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William Hugh MC CLYMONT


Rank Reg/Ser No DOB Enlisted Discharge/Death Board
Cpl 470 28y11m 20/10/1914 18/10/1916 4

Sergeant William Hugh McClymont (1885 - 1967)

Quinn’s Post on the Gallipoli Peninsula was a crucial position of incessant danger and ferocious, desperate fighting.  One futile foray on 9-10 May 1915 resulted in 207 Australian casualties, among them Frank Armstrong (Booklet 4) and Graham Wareham (Booklet 1) whose stories are also on the website.

One of the wounded on that night – also commemorated on the Honour Boards in Saint Andrew’s Church in the Brisbane CBD – was William Hugh McClymont, aged 29 and an insurance manager prior to enlistment, who was shot in his upper left arm.

Official historian Charles Bean wrote of the aftermath:

This Sunday attack, like that made by the same brigade on the same day of the previous week, was completely fruitless. The troops had been heavily tried…The report of the annihilating fire which swept every exposed portion of this crest became widespread, and the memory of it had a marked effect upon most of the troops who had been subjected to it…a man may bear some heavy trial, but, having successfully borne it, ever afterwards shudders at any symptoms or circumstances which remind him of it.

William McClymont survived his physical wounds, and was discharged medically unfit in 1916, but his life seems to have drifted to a sad end.

Early life

William was born on 18 November 1885 in Kirkmichael in the County of Ayr, Scotland.  His father was Charles Dalrymple Ferguson McClymont, a farmer, and his mother Agnes nee Stewart. Charles and Agnes had married in 1876, and William was the second of their six children.

One of William’s younger brothers – Edward Victor – also served in the 1st AIF, in the 42nd Infantry Battalion (1916-1919).

William attended Brisbane Grammar School 1899-1901 and was a member of the Cadet Corps there.  On leaving school he was a grazier at Wyalla, near Nanango from 1903 until 1908.  This was probably on or near a property owned by his uncle also named William Hugh McClymont – an early settler in Queensland and who died in 1910.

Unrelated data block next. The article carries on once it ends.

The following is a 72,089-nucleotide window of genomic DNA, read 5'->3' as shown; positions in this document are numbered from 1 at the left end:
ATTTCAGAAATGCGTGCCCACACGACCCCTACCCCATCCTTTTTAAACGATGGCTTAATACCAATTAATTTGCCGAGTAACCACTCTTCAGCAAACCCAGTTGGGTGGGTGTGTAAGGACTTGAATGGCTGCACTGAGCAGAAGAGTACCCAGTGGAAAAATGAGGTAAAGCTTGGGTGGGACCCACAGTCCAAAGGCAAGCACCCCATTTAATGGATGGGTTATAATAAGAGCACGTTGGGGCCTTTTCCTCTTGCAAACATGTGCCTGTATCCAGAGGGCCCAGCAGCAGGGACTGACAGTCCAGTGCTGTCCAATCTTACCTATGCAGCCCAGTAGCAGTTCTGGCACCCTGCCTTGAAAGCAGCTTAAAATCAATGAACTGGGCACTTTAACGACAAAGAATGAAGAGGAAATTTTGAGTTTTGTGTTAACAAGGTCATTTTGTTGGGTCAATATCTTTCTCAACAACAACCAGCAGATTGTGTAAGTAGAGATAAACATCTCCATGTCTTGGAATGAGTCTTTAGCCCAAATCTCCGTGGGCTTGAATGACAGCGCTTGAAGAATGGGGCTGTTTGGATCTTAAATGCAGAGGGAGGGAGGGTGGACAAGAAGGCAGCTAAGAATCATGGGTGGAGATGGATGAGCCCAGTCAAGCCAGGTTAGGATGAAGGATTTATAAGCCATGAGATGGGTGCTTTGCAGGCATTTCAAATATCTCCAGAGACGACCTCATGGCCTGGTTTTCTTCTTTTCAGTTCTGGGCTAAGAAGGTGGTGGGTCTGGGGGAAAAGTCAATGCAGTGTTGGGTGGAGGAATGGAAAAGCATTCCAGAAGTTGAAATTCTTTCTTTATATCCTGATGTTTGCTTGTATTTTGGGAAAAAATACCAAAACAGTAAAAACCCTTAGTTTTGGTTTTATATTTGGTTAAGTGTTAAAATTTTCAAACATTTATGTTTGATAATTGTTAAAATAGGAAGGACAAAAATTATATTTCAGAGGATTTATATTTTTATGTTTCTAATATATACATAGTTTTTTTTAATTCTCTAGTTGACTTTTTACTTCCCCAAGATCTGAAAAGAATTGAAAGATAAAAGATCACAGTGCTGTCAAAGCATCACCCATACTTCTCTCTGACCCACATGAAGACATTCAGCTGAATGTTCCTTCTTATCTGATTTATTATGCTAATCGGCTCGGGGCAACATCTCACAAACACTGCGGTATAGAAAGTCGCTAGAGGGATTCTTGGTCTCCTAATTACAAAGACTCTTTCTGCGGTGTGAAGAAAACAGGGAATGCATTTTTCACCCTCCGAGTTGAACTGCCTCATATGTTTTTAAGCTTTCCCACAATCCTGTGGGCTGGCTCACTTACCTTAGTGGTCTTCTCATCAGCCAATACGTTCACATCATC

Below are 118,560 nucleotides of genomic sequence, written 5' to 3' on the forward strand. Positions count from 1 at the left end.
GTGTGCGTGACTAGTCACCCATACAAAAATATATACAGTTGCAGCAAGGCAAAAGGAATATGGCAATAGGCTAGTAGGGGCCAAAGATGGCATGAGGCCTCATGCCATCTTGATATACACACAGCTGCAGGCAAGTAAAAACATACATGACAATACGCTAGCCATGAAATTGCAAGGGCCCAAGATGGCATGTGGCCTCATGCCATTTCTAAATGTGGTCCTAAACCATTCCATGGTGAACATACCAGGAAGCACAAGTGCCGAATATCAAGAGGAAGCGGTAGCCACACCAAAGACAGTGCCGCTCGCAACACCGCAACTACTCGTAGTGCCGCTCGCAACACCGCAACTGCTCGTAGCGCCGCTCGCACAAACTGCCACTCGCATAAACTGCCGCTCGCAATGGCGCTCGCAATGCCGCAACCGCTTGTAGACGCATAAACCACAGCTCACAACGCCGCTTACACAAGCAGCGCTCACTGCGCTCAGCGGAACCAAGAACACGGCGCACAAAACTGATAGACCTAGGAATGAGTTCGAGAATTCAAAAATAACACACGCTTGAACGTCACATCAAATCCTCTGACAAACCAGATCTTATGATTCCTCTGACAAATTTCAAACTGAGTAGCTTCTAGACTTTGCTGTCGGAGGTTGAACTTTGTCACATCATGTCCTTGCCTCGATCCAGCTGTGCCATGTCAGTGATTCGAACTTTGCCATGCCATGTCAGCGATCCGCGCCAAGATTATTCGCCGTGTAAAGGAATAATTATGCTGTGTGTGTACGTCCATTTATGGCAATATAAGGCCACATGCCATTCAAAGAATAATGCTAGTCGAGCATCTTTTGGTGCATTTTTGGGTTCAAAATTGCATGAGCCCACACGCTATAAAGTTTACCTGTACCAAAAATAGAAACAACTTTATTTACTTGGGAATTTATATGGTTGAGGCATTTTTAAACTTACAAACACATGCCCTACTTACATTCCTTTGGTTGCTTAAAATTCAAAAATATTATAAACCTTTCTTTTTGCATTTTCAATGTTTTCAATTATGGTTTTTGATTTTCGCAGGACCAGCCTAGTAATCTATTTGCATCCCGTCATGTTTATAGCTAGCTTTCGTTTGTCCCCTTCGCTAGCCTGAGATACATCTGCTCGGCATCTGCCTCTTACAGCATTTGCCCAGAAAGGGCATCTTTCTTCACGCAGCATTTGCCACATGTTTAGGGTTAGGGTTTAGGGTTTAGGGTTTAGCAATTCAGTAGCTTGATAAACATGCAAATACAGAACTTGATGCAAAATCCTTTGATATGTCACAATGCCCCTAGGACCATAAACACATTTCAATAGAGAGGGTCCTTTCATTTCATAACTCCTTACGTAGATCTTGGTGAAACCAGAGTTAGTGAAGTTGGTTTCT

From 1909 William was the manager of the Warwick branch of the New Zealand Insurance Co. Ltd.  He was active and popular – ‘a general favourite with everybody’ - and in May 1914 the Mayor convened a meeting in the Council chambers to recognise William’s contribution in Warwick.  Those present spoke of his ‘ready assistance in all matters of good citizenship, his interest in sport, especially football, and his acquiescence in all projects for forwarding the progress of the town’.

Enlistment

William enlisted in Brisbane on 20 October 1914, one month short of his 29th birthday. His father had died in 1895 and he gave his mother – who was living at Didcot via Maryborough – as his next-of-kin. His religion was Presbyterian. Standing tall at 178cm and weighing 65.3kg, William had a dark complexion, blue eyes and brown hair.

He was placed as a Private in the 15th Infantry Battalion, and embarked in Melbourne on HMAT Ceramic A40 on 22 December 1914.

Service

After training in Egypt, Australian forces first went ashore at Gallipoli on 25 April 1915.  William was in C Company of the 15th Battalion and that group landed late morning on the 26th.

Over the first three days C Company worked on constructing saps, surviving an intense shrapnel bombardment, repelling part of a major Turkish counter-attack at sunset on the 27th, and protecting one flank near the beach on the 28th.

They then moved up to Quinn’s Post and held the hazardous position despite a determined Turkish attack on 1 May.

An attempt at relief on 5 May was thwarted by C Company having to rush back up to aid the relief party of Royal Marines who were at risk of being overwhelmed by a strong Turkish onslaught.  On the night of 9-10 May an attack by the Australians saw some shallow Turkish trenches taken, but holding them proved untenable, despite the bravery of the Australians.

In this fighting William received a gunshot wound in his left upper arm.  He was evacuated to Alexandria in Egypt where he underwent two operations for sepsis.  In an era without antibiotics wounds could readily be fatal because of blood poisoning, but William survived his ordeal.